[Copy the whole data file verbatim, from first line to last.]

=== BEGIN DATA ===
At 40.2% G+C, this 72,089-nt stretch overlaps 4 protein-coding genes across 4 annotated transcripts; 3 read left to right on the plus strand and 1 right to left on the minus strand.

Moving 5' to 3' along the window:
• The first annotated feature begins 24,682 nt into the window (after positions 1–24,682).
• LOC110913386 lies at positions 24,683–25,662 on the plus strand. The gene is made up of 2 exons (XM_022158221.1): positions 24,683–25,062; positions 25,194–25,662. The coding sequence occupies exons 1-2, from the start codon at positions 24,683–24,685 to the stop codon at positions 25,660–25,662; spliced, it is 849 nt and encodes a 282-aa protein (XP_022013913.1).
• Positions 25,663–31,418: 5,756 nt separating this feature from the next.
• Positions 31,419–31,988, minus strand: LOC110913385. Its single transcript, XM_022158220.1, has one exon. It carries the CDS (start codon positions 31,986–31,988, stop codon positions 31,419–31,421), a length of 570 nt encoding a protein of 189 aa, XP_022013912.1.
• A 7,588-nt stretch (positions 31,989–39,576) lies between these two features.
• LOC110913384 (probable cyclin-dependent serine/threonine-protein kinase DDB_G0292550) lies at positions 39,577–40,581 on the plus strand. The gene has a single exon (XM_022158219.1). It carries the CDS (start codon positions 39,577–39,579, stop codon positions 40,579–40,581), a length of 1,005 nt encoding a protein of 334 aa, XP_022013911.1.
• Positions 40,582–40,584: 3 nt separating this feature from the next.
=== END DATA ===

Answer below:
At 40.2% G+C, this 72,089-nt stretch overlaps 4 protein-coding genes across 4 annotated transcripts; 3 read left to right on the plus strand and 1 right to left on the minus strand.

Moving 5' to 3' along the window:
• The first annotated feature begins 24,682 nt into the window (after positions 1–24,682).
• LOC110913386 lies at positions 24,683–25,662 on the plus strand. The gene is made up of 2 exons (XM_022158221.1): positions 24,683–25,062; positions 25,194–25,662. The coding sequence occupies exons 1-2, from the start codon at positions 24,683–24,685 to the stop codon at positions 25,660–25,662; spliced, it is 849 nt and encodes a 282-aa protein (XP_022013913.1).
• Positions 25,663–31,418: 5,756 nt separating this feature from the next.
• Positions 31,419–31,988, minus strand: LOC110913385. Its single transcript, XM_022158220.1, has one exon. It carries the CDS (start codon positions 31,986–31,988, stop codon positions 31,419–31,421), a length of 570 nt encoding a protein of 189 aa, XP_022013912.1.
• A 7,588-nt stretch (positions 31,989–39,576) lies between these two features.
• LOC110913384 (probable cyclin-dependent serine/threonine-protein kinase DDB_G0292550) lies at positions 39,577–40,581 on the plus strand. The gene has a single exon (XM_022158219.1). It carries the CDS (start codon positions 39,577–39,579, stop codon positions 40,579–40,581), a length of 1,005 nt encoding a protein of 334 aa, XP_022013911.1.
• Positions 40,582–40,584: 3 nt separating this feature from the next.